When people find a person in their midst who does not conform to their expectations, their reaction is to try to find a behavioral cause of that non-conformity. Because admitting that different kinds of people exist naturally challenges the simplest notion of normality. So when confronted with a smart, slightly gender-non-conforming kid who seems to know about things people don’t expect kids to understand, they go looking for an easy explanation of why I’m different. And it really was both of those differences that confused people. More than one relative on different sides of the family commented that as a young child I seemed like an adult trapped in a kid’s body.
When you are clinging to the notion that there is a limited number of ways to be normal with someone who doesn’t fit any of your notions, the easiest thing is to look at which of the non-conforming person’s interests seem least like theirs. So in the 1960s and ’70s, people focused on my interest in science, science fiction, fantasy and related topics. Because before the era of the personal computer and the cultural behemoth that was the original Star Wars, those things were completely beyond the kin of normal humans. Some of the cover art of magazines and paperback books raised a few eyebrows. At least one relative asserted the belief that reading superhero comics, with all of those skin tight costumes on the male heroes, would turn a boy into a sissy.
In retrospect I find it hilarious, because of all the media/fiction I can recall from my childhood, the only place where gender fluidity and related topics occurred regularly was not in science fiction, fantasy, or science fact books, but in one of the most popular forms of pop culture of many decades: Looney Tunes cartoons, specifically Bugs Bunny cartoons.
Even before Bugs Bunny had the name “Bugs,” he was dressing up as a woman to seduce a male character. Long before he ever dressed as a woman to distract Elmer Fudd or Yosemite Sam, the character then referred to informally as “Happy Rabbit” disguised himself as a female version of the unnamed hunter’s dog to distract the dog from his trail. So if everyone’s theory that somehow what made me non-conforming was the shows I watched, clearly it should have been Bugs Bunny they focused on, right? Contrariwise, Bugs is a great argument against the whole media-causes-queerness argument: as I pointed out in a post last week, for a number of years the Looney Tunes cartoons weren’t just ubiquitious, they were almost universally adored by a couple of generations of folks. If media exposure causes queerness, then just about every single person aged 40-something through 60-something alive in North America right now should be an out queer, because Bugs taught us all that to be a drag queen was to be triumphant.
This meaning of drag: “Women’s clothes as worn by a man; (less commonly) men’s clothes as worn by a woman; a party at which such clothes are worn” as rendered in the Oxford English Dictionary has been around since the late 19th Century. The first written citation coming in 1870 as a reference to male actors portraying female characters on the stage. At various times in the history of the theatre, it had been common to cast young men in the feminine roles, because it was considered inappropriate for women to perform on stage. So there is a certain tradition in the theatre (which cropped up later in movies, though usually for comedic effect) of men dressing as women on stage. There is also a tradition of characters of either sex on stage and in movies dressing in disguises—sometimes disguises that shouldn’t fool anyone—and carrying on for scene after scene completely pulling the wool of the eyes of other characters.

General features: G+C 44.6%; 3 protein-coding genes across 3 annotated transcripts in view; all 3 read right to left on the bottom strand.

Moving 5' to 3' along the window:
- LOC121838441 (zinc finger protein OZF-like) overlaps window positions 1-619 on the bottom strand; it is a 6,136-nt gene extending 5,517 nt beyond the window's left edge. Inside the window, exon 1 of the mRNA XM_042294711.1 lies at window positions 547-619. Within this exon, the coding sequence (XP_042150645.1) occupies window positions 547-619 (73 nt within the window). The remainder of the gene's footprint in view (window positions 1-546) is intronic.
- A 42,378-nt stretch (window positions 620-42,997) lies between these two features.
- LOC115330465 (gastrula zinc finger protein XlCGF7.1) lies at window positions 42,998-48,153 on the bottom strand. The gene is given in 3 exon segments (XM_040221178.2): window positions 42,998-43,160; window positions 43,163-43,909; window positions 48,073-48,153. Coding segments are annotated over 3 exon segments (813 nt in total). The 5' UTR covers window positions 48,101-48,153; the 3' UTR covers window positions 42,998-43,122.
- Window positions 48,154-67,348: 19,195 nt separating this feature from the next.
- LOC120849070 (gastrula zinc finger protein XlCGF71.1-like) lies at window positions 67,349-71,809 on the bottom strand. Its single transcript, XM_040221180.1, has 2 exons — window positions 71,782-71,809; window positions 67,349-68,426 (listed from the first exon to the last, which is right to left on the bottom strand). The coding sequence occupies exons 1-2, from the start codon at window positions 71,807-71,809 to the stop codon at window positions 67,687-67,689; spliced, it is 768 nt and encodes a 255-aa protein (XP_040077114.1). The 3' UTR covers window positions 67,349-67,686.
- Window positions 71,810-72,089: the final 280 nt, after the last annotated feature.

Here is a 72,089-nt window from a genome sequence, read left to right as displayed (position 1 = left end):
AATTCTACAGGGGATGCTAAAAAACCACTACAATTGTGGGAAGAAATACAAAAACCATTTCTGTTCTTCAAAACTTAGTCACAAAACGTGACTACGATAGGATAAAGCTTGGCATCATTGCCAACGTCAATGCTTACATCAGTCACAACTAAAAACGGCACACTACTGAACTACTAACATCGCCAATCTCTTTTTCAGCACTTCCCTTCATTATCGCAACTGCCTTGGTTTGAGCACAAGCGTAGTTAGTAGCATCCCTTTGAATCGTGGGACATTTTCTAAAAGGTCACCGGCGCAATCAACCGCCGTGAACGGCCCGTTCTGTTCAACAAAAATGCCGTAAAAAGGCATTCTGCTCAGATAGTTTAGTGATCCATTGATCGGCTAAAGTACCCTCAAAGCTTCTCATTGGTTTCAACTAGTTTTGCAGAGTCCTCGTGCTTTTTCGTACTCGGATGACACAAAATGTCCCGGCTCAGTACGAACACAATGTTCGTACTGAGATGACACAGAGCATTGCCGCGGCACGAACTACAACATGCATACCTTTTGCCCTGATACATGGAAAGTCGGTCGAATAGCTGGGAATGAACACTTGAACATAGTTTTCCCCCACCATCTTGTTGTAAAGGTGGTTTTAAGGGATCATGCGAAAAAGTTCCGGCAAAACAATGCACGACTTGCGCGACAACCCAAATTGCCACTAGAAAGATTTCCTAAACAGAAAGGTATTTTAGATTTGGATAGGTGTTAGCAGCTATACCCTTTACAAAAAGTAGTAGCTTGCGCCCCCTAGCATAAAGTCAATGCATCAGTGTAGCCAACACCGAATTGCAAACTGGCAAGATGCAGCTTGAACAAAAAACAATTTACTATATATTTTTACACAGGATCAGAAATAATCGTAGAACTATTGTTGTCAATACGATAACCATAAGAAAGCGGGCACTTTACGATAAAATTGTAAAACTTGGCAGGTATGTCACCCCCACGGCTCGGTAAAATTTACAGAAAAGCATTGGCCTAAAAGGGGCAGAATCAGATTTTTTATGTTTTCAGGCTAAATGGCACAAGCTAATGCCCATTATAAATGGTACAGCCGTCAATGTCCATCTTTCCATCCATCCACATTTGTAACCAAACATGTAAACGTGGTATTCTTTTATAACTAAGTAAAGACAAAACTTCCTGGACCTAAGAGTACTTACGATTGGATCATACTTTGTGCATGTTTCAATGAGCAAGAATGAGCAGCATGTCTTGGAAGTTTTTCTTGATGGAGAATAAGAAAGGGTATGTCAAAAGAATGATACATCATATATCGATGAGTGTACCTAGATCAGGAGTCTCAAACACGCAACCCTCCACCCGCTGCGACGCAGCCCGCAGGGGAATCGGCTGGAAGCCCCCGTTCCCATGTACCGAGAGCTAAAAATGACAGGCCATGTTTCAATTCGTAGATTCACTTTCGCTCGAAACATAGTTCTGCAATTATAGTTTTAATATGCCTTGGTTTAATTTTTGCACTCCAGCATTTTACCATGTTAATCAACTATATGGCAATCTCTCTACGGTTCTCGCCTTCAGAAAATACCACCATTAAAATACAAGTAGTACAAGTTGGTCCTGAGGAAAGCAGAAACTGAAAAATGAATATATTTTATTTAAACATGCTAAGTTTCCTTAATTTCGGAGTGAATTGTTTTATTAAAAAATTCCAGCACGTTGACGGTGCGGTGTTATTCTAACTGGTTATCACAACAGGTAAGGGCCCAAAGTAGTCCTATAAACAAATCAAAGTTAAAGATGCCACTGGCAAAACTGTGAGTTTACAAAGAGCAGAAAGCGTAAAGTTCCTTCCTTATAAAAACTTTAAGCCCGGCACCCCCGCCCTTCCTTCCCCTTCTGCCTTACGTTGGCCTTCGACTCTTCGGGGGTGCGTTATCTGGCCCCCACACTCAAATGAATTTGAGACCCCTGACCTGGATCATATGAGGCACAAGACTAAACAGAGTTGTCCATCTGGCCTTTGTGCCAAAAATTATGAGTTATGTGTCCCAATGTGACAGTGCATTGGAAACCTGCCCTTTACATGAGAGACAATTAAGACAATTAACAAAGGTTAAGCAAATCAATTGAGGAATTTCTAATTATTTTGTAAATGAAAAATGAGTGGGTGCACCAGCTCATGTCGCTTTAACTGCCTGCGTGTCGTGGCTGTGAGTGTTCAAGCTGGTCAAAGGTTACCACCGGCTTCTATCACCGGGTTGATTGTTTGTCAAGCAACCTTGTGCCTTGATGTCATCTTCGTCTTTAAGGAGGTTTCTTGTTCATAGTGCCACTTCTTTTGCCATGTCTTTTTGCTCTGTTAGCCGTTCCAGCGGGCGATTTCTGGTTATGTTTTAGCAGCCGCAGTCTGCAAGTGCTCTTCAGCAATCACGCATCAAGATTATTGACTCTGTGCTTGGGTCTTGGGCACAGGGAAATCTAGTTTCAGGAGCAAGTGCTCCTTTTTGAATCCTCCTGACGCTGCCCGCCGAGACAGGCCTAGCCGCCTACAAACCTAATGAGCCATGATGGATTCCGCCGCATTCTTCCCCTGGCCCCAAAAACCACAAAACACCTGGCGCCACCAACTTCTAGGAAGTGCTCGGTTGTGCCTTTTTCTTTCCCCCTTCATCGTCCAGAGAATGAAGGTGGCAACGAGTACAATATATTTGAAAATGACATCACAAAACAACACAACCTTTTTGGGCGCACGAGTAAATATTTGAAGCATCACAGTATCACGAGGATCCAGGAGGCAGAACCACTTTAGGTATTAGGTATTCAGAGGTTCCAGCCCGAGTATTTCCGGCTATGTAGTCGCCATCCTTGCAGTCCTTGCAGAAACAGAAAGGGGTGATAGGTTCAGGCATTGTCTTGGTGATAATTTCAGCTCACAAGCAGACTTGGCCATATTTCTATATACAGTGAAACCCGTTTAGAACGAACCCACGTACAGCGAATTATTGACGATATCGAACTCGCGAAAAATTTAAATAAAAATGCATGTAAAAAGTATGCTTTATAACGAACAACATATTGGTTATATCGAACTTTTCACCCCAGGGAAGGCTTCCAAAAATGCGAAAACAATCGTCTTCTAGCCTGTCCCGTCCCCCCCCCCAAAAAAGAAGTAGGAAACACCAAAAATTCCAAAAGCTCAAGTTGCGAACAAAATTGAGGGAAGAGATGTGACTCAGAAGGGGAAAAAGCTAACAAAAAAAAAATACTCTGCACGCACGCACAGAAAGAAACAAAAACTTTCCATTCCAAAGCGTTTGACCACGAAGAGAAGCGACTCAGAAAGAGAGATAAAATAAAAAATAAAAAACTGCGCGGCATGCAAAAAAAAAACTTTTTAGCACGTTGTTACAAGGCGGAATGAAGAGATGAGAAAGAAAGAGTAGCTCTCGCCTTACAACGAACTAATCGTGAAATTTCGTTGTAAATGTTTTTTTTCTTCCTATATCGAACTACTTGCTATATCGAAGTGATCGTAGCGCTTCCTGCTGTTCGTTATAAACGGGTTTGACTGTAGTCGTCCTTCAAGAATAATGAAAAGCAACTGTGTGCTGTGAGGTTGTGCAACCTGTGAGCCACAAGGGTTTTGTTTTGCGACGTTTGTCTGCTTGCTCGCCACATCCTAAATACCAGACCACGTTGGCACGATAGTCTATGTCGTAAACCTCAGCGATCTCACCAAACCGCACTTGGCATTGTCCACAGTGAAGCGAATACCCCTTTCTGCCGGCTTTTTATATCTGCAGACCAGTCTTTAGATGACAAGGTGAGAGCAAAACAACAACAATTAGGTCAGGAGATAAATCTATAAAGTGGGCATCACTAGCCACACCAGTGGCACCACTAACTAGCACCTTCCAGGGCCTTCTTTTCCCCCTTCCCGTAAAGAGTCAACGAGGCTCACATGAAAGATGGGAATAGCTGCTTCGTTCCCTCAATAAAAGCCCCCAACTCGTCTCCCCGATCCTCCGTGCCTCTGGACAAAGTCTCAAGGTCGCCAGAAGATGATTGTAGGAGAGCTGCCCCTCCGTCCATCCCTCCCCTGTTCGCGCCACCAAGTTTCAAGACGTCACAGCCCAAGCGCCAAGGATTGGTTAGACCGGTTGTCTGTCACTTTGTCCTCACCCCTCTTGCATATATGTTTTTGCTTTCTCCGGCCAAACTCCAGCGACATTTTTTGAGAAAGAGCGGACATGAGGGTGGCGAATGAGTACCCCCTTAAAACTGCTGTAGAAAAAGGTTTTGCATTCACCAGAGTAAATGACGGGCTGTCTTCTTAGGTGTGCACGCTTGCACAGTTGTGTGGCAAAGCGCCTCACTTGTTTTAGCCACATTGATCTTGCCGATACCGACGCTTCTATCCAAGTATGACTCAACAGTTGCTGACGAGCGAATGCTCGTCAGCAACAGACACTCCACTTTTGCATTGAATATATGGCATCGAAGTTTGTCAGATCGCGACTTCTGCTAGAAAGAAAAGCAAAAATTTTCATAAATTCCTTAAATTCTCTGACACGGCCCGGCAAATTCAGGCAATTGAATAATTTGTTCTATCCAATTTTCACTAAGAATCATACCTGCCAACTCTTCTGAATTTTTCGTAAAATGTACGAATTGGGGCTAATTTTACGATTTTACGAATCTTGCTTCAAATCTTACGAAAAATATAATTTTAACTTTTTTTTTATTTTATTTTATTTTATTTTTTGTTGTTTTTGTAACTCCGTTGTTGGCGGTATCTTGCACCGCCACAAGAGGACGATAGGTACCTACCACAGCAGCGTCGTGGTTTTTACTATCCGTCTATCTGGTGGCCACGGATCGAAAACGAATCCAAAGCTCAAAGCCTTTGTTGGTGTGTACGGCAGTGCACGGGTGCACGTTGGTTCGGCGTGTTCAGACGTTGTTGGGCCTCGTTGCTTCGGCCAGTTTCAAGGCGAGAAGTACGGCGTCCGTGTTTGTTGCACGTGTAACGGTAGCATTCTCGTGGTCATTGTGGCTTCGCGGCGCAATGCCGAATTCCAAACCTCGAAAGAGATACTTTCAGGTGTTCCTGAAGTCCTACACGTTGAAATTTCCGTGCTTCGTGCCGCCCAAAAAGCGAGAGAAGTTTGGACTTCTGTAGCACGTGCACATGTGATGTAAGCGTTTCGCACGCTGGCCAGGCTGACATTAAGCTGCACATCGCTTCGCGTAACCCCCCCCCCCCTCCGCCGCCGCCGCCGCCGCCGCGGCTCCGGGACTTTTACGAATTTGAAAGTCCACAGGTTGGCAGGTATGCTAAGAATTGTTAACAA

The disguises that Bugs donned in the various cartoons weren’t always drag. The point of the gag was how gullible Bugs’ adversary could be in light of the disguise, no matter how ridiculous. Which is why I don’t think it ever occurred to anyone back then that how easily the hero of the story could adopt the persona of a woman and seductively entrance the villain might be just a little bit queer. Maybe it was the fact that the audience was in on the joke—Bugs was dressing as a woman to fool his antagonist and make the audience laugh, not because he enjoyed it, and certainly not because he was actually trying to seduce the other character. Maybe it was simply the fact that they understood the jokes in a Bugs Bunny cartoon, but sf/f didn’t appeal to them, and a lot of that cover art looked erotic, demonic, and sometimes both.
To me, the ease with which Bugs transformed himself in his various disguises is a manifestation of a much, much older narrative tradition: The Trickster God. One of the oldest examples of which is the Old Norse story of the time that Loki is tasked by Odin with getting the gods of Asgard out of a particularly unwise bet. The gods had made a deal with a builder to create a magnificent fortification, but that if the builder couldn’t do it in a ridiculously short time with no help except that of his horse, the gods would never have to pay for the fortress. It quickly becomes clear that that both the builder and his horse are possessed of magical abilities and will succeed at the seemingly impossible task. Loki tries various things, but eventually is only able to succeed by transforming himself into a beautiful mare in heat, and thus lure the magical horse away. In the Norse story, Loki actually mates with the horse and later gives birth to another magical steed, Sleipnir, which becomes Odin’s horse and figures in a lot of other myths.
I’m just glad that I never pointed out that little similarity back then. It was one thing when I was sometimes forbidden to check out certain books from the library, or buy certain paperbacks at the used book store. It would have been infinitely crueler to forbid me from watching Bugs and Daffy!